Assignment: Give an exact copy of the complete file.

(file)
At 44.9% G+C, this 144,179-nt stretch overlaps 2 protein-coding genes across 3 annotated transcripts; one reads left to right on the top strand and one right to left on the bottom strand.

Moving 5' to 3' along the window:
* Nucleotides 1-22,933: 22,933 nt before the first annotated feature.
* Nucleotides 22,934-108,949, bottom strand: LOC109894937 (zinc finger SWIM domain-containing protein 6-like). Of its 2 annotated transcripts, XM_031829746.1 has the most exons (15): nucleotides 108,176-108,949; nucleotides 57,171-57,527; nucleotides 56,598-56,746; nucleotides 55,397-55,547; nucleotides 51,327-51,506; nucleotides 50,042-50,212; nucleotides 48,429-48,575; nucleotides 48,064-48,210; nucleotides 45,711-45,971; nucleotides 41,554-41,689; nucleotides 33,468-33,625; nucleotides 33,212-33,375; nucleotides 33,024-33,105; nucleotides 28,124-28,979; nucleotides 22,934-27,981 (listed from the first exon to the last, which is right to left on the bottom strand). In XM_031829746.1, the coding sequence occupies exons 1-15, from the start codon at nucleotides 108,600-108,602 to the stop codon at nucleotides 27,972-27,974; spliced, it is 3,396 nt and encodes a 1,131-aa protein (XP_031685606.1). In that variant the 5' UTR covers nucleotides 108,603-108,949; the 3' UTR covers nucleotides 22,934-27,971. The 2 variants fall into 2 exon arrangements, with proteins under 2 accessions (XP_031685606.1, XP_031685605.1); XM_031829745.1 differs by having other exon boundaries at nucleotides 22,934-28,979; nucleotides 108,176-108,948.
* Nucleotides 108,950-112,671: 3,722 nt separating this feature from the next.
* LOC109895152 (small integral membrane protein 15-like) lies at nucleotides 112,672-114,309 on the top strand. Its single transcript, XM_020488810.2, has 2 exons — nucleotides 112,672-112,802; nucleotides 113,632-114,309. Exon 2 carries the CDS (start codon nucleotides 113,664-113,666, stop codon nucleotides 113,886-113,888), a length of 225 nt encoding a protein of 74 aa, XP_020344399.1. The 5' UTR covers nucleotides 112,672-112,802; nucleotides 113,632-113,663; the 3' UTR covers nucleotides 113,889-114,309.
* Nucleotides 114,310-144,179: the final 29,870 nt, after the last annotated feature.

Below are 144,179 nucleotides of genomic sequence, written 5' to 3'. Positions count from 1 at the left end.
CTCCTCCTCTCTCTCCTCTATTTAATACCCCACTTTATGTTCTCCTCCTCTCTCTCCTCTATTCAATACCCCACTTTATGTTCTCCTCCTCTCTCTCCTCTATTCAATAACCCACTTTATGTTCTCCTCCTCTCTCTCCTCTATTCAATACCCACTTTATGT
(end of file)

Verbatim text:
At 44.9% G+C, this 144,179-nt stretch overlaps 2 protein-coding genes across 3 annotated transcripts; one reads left to right on the top strand and one right to left on the bottom strand.

Moving 5' to 3' along the window:
* Nucleotides 1-22,933: 22,933 nt before the first annotated feature.
* Nucleotides 22,934-108,949, bottom strand: LOC109894937 (zinc finger SWIM domain-containing protein 6-like). Of its 2 annotated transcripts, XM_031829746.1 has the most exons (15): nucleotides 108,176-108,949; nucleotides 57,171-57,527; nucleotides 56,598-56,746; nucleotides 55,397-55,547; nucleotides 51,327-51,506; nucleotides 50,042-50,212; nucleotides 48,429-48,575; nucleotides 48,064-48,210; nucleotides 45,711-45,971; nucleotides 41,554-41,689; nucleotides 33,468-33,625; nucleotides 33,212-33,375; nucleotides 33,024-33,105; nucleotides 28,124-28,979; nucleotides 22,934-27,981 (listed from the first exon to the last, which is right to left on the bottom strand). In XM_031829746.1, the coding sequence occupies exons 1-15, from the start codon at nucleotides 108,600-108,602 to the stop codon at nucleotides 27,972-27,974; spliced, it is 3,396 nt and encodes a 1,131-aa protein (XP_031685606.1). In that variant the 5' UTR covers nucleotides 108,603-108,949; the 3' UTR covers nucleotides 22,934-27,971. The 2 variants fall into 2 exon arrangements, with proteins under 2 accessions (XP_031685606.1, XP_031685605.1); XM_031829745.1 differs by having other exon boundaries at nucleotides 22,934-28,979; nucleotides 108,176-108,948.
* Nucleotides 108,950-112,671: 3,722 nt separating this feature from the next.
* LOC109895152 (small integral membrane protein 15-like) lies at nucleotides 112,672-114,309 on the top strand. Its single transcript, XM_020488810.2, has 2 exons — nucleotides 112,672-112,802; nucleotides 113,632-114,309. Exon 2 carries the CDS (start codon nucleotides 113,664-113,666, stop codon nucleotides 113,886-113,888), a length of 225 nt encoding a protein of 74 aa, XP_020344399.1. The 5' UTR covers nucleotides 112,672-112,802; nucleotides 113,632-113,663; the 3' UTR covers nucleotides 113,889-114,309.
* Nucleotides 114,310-144,179: the final 29,870 nt, after the last annotated feature.

Below are 144,179 nucleotides of genomic sequence, written 5' to 3'. Positions count from 1 at the left end.
CTCCTCCTCTCTCTCCTCTATTTAATACCCCACTTTATGTTCTCCTCCTCTCTCTCCTCTATTCAATACCCCACTTTATGTTCTCCTCCTCTCTCTCCTCTATTCAATAACCCACTTTATGTTCTCCTCCTCTCTCTCCTCTATTCAATACCCACTTTATGT